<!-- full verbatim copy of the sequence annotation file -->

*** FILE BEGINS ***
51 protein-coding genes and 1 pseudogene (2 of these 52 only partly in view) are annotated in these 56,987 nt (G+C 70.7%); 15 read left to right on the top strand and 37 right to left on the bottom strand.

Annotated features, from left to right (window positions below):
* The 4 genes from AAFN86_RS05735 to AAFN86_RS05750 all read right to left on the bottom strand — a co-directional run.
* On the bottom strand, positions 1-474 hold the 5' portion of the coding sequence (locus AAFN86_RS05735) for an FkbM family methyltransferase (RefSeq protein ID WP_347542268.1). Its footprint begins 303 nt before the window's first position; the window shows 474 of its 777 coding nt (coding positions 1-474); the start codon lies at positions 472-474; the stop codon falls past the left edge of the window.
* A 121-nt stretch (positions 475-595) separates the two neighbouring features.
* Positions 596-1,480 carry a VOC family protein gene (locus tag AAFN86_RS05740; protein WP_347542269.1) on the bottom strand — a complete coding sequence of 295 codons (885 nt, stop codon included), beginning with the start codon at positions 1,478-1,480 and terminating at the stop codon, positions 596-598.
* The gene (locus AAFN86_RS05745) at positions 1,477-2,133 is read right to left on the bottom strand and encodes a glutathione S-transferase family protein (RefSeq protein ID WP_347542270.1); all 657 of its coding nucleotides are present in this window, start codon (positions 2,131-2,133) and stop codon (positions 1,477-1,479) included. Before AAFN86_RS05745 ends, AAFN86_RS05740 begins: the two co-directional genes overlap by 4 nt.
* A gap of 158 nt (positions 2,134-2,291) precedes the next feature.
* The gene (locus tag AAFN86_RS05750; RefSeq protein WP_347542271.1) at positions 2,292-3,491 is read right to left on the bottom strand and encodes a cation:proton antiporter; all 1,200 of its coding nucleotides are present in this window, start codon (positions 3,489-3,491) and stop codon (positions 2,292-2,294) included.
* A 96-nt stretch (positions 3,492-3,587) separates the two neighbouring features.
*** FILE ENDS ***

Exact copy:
51 protein-coding genes and 1 pseudogene (2 of these 52 only partly in view) are annotated in these 56,987 nt (G+C 70.7%); 15 read left to right on the top strand and 37 right to left on the bottom strand.

Annotated features, from left to right (window positions below):
* The 4 genes from AAFN86_RS05735 to AAFN86_RS05750 all read right to left on the bottom strand — a co-directional run.
* On the bottom strand, positions 1-474 hold the 5' portion of the coding sequence (locus AAFN86_RS05735) for an FkbM family methyltransferase (RefSeq protein ID WP_347542268.1). Its footprint begins 303 nt before the window's first position; the window shows 474 of its 777 coding nt (coding positions 1-474); the start codon lies at positions 472-474; the stop codon falls past the left edge of the window.
* A 121-nt stretch (positions 475-595) separates the two neighbouring features.
* Positions 596-1,480 carry a VOC family protein gene (locus tag AAFN86_RS05740; protein WP_347542269.1) on the bottom strand — a complete coding sequence of 295 codons (885 nt, stop codon included), beginning with the start codon at positions 1,478-1,480 and terminating at the stop codon, positions 596-598.
* The gene (locus AAFN86_RS05745) at positions 1,477-2,133 is read right to left on the bottom strand and encodes a glutathione S-transferase family protein (RefSeq protein ID WP_347542270.1); all 657 of its coding nucleotides are present in this window, start codon (positions 2,131-2,133) and stop codon (positions 1,477-1,479) included. Before AAFN86_RS05745 ends, AAFN86_RS05740 begins: the two co-directional genes overlap by 4 nt.
* A gap of 158 nt (positions 2,134-2,291) precedes the next feature.
* The gene (locus tag AAFN86_RS05750; RefSeq protein WP_347542271.1) at positions 2,292-3,491 is read right to left on the bottom strand and encodes a cation:proton antiporter; all 1,200 of its coding nucleotides are present in this window, start codon (positions 3,489-3,491) and stop codon (positions 2,292-2,294) included.
* A 96-nt stretch (positions 3,492-3,587) separates the two neighbouring features.